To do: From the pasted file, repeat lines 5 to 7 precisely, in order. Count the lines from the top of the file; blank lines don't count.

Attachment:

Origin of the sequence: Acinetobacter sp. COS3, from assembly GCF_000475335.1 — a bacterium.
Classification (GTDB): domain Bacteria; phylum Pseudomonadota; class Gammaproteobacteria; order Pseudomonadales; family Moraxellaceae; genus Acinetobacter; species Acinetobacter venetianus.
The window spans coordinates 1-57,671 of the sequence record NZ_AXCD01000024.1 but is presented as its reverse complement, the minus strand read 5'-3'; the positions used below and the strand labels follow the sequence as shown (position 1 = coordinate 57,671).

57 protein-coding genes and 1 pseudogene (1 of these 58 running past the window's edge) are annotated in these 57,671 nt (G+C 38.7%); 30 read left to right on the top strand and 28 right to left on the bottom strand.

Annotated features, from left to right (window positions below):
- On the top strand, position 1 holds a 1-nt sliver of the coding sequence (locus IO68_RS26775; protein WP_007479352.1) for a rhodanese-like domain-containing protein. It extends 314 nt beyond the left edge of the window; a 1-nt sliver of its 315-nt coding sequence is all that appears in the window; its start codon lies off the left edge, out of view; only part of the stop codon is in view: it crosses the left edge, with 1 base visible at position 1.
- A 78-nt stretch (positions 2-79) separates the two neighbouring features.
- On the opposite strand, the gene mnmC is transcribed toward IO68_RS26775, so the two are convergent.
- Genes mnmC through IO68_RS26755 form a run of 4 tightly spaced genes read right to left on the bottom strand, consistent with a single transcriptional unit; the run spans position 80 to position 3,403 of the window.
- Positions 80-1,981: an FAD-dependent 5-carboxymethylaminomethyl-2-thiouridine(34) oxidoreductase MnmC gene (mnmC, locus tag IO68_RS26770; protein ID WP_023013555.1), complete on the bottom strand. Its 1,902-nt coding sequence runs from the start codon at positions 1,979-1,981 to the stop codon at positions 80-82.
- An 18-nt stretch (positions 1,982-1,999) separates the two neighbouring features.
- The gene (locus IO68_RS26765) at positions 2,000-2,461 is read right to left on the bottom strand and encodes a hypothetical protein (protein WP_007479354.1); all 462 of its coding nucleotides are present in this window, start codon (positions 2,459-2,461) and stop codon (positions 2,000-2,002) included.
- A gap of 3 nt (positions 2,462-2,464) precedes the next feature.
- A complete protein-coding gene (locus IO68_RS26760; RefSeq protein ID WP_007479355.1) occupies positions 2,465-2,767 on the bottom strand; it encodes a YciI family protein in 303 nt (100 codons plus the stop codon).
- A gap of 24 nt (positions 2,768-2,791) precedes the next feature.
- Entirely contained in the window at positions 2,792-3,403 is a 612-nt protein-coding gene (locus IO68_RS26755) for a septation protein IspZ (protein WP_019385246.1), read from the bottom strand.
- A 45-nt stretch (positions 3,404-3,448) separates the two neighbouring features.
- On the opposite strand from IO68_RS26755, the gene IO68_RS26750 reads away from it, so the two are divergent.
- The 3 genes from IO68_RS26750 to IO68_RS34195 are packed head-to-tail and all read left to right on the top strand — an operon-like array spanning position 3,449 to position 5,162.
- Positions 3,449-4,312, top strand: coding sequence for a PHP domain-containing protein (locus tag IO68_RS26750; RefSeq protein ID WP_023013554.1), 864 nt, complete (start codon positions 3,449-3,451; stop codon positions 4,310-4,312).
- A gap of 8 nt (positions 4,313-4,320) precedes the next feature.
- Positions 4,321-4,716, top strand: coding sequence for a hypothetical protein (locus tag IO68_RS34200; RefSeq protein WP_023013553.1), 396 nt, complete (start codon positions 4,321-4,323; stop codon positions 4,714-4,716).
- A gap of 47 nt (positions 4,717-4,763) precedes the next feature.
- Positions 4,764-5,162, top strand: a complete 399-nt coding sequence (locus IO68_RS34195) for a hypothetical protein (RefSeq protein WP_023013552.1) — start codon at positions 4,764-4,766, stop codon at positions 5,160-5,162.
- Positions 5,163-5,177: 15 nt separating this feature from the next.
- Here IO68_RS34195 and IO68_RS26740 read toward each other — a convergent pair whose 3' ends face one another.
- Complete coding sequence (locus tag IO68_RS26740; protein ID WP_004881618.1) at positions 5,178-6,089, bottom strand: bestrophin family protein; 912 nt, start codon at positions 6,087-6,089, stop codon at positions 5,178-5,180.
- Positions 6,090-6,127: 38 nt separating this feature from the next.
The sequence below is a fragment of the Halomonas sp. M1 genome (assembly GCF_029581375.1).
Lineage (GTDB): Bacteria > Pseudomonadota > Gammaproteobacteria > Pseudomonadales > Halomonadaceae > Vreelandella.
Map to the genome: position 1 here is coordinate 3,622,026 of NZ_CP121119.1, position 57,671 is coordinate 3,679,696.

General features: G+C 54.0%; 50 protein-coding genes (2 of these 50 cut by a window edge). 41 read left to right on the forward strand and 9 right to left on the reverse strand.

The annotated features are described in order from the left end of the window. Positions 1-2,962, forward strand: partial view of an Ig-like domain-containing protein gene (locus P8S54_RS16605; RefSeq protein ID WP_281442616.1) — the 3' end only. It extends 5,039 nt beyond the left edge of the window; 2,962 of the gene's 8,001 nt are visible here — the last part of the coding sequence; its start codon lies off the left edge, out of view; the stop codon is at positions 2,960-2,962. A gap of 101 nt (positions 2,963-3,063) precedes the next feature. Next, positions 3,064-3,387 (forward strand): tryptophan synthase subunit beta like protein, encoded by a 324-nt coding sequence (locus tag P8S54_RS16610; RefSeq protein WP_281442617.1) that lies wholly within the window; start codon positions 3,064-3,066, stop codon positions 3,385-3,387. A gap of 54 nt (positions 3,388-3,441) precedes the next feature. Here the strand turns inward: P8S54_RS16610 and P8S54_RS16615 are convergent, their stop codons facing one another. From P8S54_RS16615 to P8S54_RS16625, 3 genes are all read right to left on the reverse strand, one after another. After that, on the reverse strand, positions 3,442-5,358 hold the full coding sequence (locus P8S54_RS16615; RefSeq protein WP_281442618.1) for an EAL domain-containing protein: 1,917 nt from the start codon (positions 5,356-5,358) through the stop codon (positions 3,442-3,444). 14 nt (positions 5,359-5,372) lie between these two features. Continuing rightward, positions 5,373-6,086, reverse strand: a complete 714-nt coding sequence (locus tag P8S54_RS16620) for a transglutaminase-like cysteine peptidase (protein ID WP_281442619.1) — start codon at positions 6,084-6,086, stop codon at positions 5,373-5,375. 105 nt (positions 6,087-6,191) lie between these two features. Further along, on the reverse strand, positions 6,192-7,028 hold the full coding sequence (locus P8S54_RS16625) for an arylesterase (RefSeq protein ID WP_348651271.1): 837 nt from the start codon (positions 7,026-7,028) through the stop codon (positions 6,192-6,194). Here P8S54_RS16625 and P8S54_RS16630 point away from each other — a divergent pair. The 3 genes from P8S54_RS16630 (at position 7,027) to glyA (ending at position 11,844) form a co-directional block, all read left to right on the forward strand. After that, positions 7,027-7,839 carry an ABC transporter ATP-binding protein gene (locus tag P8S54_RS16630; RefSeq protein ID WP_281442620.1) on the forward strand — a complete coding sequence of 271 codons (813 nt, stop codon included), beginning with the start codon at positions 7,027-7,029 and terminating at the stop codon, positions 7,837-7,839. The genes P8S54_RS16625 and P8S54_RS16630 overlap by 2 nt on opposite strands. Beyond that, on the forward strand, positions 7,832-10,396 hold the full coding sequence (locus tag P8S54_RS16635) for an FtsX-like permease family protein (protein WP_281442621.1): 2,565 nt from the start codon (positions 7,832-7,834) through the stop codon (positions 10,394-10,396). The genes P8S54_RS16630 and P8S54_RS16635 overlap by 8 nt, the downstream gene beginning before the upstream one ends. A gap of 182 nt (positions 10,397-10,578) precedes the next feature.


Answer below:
Annotated features, from left to right (window positions below):
- On the top strand, position 1 holds a 1-nt sliver of the coding sequence (locus IO68_RS26775; protein WP_007479352.1) for a rhodanese-like domain-containing protein. It extends 314 nt beyond the left edge of the window; a 1-nt sliver of its 315-nt coding sequence is all that appears in the window; its start codon lies off the left edge, out of view; only part of the stop codon is in view: it crosses the left edge, with 1 base visible at position 1.
- A 78-nt stretch (positions 2-79) separates the two neighbouring features.